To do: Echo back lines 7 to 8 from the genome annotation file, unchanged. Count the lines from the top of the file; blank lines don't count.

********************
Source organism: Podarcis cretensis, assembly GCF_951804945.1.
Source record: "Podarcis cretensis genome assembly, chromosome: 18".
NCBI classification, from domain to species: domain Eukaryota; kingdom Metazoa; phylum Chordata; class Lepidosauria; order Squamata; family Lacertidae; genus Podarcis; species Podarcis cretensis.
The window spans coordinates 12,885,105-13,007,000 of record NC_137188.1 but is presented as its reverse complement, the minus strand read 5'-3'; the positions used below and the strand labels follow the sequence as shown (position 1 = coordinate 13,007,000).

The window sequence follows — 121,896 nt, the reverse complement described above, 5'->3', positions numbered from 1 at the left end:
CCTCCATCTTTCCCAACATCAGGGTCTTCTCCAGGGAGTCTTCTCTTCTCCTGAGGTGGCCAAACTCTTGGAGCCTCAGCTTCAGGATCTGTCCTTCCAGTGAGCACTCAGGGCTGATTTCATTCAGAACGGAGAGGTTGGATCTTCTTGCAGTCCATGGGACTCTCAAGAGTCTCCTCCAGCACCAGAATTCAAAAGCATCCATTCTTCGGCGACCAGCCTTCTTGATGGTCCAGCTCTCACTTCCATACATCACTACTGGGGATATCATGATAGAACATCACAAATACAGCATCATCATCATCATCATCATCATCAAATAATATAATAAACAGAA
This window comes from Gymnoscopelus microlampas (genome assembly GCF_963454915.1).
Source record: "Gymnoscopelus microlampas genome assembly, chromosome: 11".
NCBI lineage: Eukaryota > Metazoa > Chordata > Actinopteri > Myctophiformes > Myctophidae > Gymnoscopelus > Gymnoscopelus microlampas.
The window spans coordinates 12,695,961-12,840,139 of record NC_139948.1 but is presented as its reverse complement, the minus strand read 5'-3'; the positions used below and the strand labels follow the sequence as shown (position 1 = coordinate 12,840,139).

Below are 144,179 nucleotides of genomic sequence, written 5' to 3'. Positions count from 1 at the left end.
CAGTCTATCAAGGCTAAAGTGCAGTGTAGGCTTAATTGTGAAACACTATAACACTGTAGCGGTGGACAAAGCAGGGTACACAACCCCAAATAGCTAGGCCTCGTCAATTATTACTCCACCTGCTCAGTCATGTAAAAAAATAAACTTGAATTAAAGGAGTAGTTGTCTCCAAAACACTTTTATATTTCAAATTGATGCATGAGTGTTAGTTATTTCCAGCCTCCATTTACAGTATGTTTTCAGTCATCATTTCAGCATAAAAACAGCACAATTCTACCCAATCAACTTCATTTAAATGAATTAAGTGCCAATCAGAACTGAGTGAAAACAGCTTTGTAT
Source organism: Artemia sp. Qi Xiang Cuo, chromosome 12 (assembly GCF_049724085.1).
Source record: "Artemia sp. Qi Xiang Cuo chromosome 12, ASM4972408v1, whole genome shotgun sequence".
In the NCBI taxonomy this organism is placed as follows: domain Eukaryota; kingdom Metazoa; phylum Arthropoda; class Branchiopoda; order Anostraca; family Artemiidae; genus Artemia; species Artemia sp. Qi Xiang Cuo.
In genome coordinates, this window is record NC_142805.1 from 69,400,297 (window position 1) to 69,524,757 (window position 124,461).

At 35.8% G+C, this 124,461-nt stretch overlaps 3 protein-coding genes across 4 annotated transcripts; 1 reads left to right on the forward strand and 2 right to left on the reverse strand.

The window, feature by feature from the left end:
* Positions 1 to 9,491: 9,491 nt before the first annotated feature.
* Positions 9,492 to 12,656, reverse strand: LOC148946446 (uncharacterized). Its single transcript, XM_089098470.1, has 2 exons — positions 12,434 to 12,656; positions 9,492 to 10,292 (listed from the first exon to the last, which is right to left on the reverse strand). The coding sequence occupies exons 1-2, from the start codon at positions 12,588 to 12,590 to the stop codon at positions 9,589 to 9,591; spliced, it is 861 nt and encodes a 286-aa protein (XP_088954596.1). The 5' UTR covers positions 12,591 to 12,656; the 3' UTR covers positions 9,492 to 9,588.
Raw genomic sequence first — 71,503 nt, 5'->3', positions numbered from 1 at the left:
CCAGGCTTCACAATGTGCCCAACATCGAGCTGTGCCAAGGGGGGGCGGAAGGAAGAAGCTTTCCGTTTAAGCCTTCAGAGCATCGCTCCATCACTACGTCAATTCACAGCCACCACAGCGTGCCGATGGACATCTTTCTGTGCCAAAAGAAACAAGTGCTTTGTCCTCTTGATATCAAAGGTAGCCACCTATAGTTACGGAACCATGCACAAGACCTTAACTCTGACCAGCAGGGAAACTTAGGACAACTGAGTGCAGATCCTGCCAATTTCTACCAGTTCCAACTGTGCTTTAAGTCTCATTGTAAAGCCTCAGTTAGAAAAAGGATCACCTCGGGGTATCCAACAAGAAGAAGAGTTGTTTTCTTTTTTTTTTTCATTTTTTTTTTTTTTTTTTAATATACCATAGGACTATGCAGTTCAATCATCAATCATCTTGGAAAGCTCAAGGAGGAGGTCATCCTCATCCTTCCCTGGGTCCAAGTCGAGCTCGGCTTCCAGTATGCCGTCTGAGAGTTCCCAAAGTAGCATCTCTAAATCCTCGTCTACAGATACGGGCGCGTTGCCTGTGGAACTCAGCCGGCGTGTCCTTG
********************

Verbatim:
This window comes from Gymnoscopelus microlampas (genome assembly GCF_963454915.1).
Source record: "Gymnoscopelus microlampas genome assembly, chromosome: 11".